30th DECEMBER 2019, Dunkirk
Following failed attempts after our last convoy to get tea urns delivered to the Refugee Women’s Centre (RWC) team (who knew tea urns were such a rarity outside the UK?), and not wanting refugees already having to sleep in sub-zero temperatures to wait another three weeks before they could access a hot drink or two, I decided it was time for a quick, ‘silent’ trip across the Channel.
Or as my mum calls it, ‘going-007’ – but without the cool gadgets, designer clothes, or kitted-out car (in fact, I think Bond would actually opt for death rather than be seen in a 16-year old Nissan Micra or a second-hand Honda).
This was a ‘silent’ trip, because thanks to the wonderful beans at Aldingbourne Primary School who raised £400.00 for us via the phenomenal Mrs Lucy Griffiths and a Tintin-themed bazaar; the wonderful ladies of Rotherham who swiftly raised over £1,000 practically overnight, and some dear friends who quickly helped order some of the goods we needed, I could go ahead with this delivery without putting a public call-out for funds. A huge relief, because one of the last things I want to do at times, is ask for yet more funds and goods – especially so soon after our last convoy call-out.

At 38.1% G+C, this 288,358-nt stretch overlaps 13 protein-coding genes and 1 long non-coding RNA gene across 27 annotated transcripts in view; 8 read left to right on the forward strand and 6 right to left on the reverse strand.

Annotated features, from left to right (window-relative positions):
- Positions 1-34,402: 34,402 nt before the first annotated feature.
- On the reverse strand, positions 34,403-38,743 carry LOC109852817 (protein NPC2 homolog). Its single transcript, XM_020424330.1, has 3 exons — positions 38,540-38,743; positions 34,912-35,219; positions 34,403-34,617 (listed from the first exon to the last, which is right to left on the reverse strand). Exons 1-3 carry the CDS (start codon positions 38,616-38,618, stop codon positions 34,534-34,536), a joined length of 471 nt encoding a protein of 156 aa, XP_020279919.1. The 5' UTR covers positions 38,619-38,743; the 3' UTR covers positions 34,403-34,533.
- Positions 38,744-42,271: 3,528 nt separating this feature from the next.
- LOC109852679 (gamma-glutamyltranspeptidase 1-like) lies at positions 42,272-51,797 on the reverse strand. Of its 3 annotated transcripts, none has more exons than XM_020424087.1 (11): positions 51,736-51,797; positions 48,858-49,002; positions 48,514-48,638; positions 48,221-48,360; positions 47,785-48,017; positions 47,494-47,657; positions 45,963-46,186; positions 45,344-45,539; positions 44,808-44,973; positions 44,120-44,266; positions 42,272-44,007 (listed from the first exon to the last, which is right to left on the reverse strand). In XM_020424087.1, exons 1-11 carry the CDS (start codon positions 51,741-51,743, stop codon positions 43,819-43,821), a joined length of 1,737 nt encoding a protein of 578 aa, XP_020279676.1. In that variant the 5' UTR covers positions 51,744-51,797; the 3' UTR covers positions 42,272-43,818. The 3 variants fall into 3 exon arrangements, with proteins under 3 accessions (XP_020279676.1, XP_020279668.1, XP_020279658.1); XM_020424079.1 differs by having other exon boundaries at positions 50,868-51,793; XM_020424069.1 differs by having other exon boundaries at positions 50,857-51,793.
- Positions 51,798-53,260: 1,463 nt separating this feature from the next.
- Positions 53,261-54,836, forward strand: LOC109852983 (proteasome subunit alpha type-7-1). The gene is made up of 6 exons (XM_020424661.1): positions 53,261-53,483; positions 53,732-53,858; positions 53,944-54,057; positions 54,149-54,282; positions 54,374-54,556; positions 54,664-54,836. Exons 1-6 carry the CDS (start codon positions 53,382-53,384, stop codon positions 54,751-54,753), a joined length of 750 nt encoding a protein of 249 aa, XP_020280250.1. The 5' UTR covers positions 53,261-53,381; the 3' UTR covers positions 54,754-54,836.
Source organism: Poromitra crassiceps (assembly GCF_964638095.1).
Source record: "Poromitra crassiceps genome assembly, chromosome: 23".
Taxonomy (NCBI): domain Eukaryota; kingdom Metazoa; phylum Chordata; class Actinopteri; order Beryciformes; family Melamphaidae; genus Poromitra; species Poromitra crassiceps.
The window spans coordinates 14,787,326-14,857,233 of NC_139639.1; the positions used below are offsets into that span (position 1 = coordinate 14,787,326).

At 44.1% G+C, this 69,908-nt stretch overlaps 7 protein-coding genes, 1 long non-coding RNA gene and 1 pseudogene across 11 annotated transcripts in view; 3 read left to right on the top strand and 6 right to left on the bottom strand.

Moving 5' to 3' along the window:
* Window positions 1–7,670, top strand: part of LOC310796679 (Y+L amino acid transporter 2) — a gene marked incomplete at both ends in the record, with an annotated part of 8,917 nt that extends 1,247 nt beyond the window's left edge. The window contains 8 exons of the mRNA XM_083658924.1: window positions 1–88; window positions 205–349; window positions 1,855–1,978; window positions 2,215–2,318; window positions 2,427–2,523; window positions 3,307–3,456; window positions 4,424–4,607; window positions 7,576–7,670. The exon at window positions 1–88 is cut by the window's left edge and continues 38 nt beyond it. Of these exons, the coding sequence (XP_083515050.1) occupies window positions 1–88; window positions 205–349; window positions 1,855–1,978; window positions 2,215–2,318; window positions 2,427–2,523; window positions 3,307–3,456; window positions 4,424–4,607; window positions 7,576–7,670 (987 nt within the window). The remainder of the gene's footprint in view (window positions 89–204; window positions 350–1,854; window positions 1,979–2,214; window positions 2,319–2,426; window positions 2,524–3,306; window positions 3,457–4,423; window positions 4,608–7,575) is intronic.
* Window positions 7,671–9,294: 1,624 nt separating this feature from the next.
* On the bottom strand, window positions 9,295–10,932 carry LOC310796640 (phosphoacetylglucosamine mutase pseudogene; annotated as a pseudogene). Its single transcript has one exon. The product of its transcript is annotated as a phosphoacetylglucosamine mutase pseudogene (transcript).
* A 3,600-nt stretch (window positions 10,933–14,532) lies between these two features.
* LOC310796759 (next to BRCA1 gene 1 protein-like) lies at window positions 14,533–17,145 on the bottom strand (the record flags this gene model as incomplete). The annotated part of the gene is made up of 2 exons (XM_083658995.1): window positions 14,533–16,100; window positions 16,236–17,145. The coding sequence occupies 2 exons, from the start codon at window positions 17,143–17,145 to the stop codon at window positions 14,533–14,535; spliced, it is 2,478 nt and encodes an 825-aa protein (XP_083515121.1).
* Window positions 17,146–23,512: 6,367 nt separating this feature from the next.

It’s never easy asking for help, especially when you have to do it quite regularly. And I have a deeply held fear of tiring people out or adding to ‘compassion fatigue’.
But as a dear friend reminded me, ‘None of this is for you. It’s for other people and it also gives us a chance to step up when we can. So quit feeling guilty!’
Wise words indeed. But I still love it when I can just head out quickly and relatively quietly, so whenever the need is urgent and time-sensitive, it feels like a gift to have everything in place already.
Thanks to everyone’s trust and those stored up funds, this solo mission not only led to the delivery of those precious electric tea urns and gifts of hot water dispensers to the RWC, but also led to the delivery of:
- Sudocrem tubs for babies suffering with nappy rash;
- antiseptic creams for teens and adults with cuts and infections on their hands and feet;
- new clothes, waterproof shoes, underwear and warm footwear for babies aged 9-months to 2 years;
- winter coats and boots for men and women, and
- fresh foods for our refugee families.
None of the above would have been possible had it not been for beans, little and big, acting to ensure I had everything I needed to head out on this delivery without hesitation or worry.
Which makes ‘going 007’ on occasion, one of the best jobs in the world to undertake.